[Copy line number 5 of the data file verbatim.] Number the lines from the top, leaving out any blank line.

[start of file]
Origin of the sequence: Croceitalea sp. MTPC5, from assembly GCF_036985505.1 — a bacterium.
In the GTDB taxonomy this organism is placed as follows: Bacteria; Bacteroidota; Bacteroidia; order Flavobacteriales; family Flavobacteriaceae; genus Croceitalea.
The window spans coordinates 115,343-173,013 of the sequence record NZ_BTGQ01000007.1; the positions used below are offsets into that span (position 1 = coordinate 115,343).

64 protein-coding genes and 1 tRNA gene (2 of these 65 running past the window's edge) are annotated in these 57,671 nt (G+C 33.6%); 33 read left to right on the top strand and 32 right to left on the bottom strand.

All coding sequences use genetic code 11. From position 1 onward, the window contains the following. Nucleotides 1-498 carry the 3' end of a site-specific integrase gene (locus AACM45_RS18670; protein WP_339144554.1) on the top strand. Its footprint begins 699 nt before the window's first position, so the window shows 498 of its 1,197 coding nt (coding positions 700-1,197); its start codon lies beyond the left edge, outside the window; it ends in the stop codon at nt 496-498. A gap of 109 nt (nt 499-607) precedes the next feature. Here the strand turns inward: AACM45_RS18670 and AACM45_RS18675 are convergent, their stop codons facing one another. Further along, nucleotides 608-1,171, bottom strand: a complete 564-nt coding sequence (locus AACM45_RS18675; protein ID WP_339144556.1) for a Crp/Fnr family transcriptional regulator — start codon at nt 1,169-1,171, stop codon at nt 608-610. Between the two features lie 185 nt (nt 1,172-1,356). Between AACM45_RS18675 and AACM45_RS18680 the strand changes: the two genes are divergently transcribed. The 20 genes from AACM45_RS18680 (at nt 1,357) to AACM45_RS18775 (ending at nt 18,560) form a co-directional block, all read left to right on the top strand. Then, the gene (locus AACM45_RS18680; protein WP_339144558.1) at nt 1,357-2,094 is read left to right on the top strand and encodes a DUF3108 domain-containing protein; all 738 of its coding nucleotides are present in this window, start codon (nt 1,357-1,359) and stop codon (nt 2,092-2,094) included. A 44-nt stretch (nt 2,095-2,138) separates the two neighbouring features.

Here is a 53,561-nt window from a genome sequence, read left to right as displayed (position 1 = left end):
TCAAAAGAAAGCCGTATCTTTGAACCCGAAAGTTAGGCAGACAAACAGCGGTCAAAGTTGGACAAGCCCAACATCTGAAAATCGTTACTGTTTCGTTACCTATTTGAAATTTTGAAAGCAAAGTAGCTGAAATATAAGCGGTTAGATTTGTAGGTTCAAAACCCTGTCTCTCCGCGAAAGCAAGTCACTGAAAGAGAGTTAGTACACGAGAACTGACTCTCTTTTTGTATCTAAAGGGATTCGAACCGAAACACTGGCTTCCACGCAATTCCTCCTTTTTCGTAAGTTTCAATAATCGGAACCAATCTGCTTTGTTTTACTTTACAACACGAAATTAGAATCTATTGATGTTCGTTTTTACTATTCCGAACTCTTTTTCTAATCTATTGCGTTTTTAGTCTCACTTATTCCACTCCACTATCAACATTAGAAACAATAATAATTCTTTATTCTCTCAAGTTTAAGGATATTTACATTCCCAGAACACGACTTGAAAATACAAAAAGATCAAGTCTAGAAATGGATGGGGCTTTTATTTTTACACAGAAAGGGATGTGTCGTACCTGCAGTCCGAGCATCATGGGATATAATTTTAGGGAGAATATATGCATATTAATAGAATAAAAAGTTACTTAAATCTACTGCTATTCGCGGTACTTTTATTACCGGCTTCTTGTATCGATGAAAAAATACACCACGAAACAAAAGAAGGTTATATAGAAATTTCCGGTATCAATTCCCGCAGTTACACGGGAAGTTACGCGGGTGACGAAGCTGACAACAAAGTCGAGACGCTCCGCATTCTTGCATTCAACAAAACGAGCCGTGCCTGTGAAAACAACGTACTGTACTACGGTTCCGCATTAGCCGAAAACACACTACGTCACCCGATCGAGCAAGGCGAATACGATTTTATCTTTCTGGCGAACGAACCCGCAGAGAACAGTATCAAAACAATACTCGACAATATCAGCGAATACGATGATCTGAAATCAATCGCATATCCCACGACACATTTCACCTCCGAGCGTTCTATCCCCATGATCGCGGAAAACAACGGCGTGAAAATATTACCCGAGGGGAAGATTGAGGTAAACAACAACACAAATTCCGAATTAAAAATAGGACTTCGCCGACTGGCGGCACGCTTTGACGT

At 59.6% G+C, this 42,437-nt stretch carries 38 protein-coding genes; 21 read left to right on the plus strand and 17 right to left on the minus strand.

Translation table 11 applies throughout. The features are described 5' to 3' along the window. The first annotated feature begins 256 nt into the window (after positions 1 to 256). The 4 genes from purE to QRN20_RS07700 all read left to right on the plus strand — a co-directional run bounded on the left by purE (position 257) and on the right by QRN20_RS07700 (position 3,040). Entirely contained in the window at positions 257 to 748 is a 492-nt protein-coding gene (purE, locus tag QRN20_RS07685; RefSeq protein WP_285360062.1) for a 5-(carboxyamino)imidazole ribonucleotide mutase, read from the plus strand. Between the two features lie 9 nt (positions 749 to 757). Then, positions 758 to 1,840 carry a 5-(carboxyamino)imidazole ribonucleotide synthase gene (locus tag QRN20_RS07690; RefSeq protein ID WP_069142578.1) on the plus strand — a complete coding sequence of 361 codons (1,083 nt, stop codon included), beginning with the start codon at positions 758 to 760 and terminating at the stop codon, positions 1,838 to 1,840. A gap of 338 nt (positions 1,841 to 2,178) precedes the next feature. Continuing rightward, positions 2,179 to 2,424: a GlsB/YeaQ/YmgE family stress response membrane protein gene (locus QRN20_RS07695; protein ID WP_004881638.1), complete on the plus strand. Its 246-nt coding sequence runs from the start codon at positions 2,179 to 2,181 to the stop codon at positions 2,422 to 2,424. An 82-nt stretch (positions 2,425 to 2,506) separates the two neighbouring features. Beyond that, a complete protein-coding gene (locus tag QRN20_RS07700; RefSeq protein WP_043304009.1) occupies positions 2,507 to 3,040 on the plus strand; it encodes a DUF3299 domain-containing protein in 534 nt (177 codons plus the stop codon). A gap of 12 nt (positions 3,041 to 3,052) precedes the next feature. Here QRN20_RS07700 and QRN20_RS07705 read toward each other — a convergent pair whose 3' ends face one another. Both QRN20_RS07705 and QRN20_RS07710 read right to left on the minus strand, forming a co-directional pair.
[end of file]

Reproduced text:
All coding sequences use genetic code 11. From position 1 onward, the window contains the following. Nucleotides 1-498 carry the 3' end of a site-specific integrase gene (locus AACM45_RS18670; protein WP_339144554.1) on the top strand. Its footprint begins 699 nt before the window's first position, so the window shows 498 of its 1,197 coding nt (coding positions 700-1,197); its start codon lies beyond the left edge, outside the window; it ends in the stop codon at nt 496-498. A gap of 109 nt (nt 499-607) precedes the next feature. Here the strand turns inward: AACM45_RS18670 and AACM45_RS18675 are convergent, their stop codons facing one another. Further along, nucleotides 608-1,171, bottom strand: a complete 564-nt coding sequence (locus AACM45_RS18675; protein ID WP_339144556.1) for a Crp/Fnr family transcriptional regulator — start codon at nt 1,169-1,171, stop codon at nt 608-610. Between the two features lie 185 nt (nt 1,172-1,356). Between AACM45_RS18675 and AACM45_RS18680 the strand changes: the two genes are divergently transcribed. The 20 genes from AACM45_RS18680 (at nt 1,357) to AACM45_RS18775 (ending at nt 18,560) form a co-directional block, all read left to right on the top strand. Then, the gene (locus AACM45_RS18680; protein WP_339144558.1) at nt 1,357-2,094 is read left to right on the top strand and encodes a DUF3108 domain-containing protein; all 738 of its coding nucleotides are present in this window, start codon (nt 1,357-1,359) and stop codon (nt 2,092-2,094) included. A 44-nt stretch (nt 2,095-2,138) separates the two neighbouring features.